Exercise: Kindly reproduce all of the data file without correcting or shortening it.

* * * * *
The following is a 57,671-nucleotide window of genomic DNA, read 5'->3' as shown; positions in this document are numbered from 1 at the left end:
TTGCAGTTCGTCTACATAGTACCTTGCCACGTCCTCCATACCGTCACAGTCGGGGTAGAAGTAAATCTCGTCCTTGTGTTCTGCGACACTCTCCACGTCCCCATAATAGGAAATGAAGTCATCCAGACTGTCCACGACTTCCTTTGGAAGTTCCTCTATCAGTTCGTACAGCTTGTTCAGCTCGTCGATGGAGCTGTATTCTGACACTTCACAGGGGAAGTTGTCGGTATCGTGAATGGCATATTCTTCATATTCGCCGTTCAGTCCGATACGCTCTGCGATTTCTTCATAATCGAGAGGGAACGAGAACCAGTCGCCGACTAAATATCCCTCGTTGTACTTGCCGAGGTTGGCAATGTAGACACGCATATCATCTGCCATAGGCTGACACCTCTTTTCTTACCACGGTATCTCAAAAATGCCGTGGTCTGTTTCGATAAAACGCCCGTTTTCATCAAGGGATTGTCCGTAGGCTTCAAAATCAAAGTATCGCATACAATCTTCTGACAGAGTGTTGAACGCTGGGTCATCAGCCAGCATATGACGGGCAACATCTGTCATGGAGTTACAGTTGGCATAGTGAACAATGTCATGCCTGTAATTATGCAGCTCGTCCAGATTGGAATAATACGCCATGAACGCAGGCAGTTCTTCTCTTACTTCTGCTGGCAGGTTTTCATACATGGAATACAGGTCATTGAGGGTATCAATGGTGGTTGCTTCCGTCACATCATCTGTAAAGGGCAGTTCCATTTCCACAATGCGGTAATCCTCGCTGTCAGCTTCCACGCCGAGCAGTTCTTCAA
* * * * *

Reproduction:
The following is a 57,671-nucleotide window of genomic DNA, read 5'->3' as shown; positions in this document are numbered from 1 at the left end:
TTGCAGTTCGTCTACATAGTACCTTGCCACGTCCTCCATACCGTCACAGTCGGGGTAGAAGTAAATCTCGTCCTTGTGTTCTGCGACACTCTCCACGTCCCCATAATAGGAAATGAAGTCATCCAGACTGTCCACGACTTCCTTTGGAAGTTCCTCTATCAGTTCGTACAGCTTGTTCAGCTCGTCGATGGAGCTGTATTCTGACACTTCACAGGGGAAGTTGTCGGTATCGTGAATGGCATATTCTTCATATTCGCCGTTCAGTCCGATACGCTCTGCGATTTCTTCATAATCGAGAGGGAACGAGAACCAGTCGCCGACTAAATATCCCTCGTTGTACTTGCCGAGGTTGGCAATGTAGACACGCATATCATCTGCCATAGGCTGACACCTCTTTTCTTACCACGGTATCTCAAAAATGCCGTGGTCTGTTTCGATAAAACGCCCGTTTTCATCAAGGGATTGTCCGTAGGCTTCAAAATCAAAGTATCGCATACAATCTTCTGACAGAGTGTTGAACGCTGGGTCATCAGCCAGCATATGACGGGCAACATCTGTCATGGAGTTACAGTTGGCATAGTGAACAATGTCATGCCTGTAATTATGCAGCTCGTCCAGATTGGAATAATACGCCATGAACGCAGGCAGTTCTTCTCTTACTTCTGCTGGCAGGTTTTCATACATGGAATACAGGTCATTGAGGGTATCAATGGTGGTTGCTTCCGTCACATCATCTGTAAAGGGCAGTTCCATTTCCACAATGCGGTAATCCTCGCTGTCAGCTTCCACGCCGAGCAGTTCTTCAA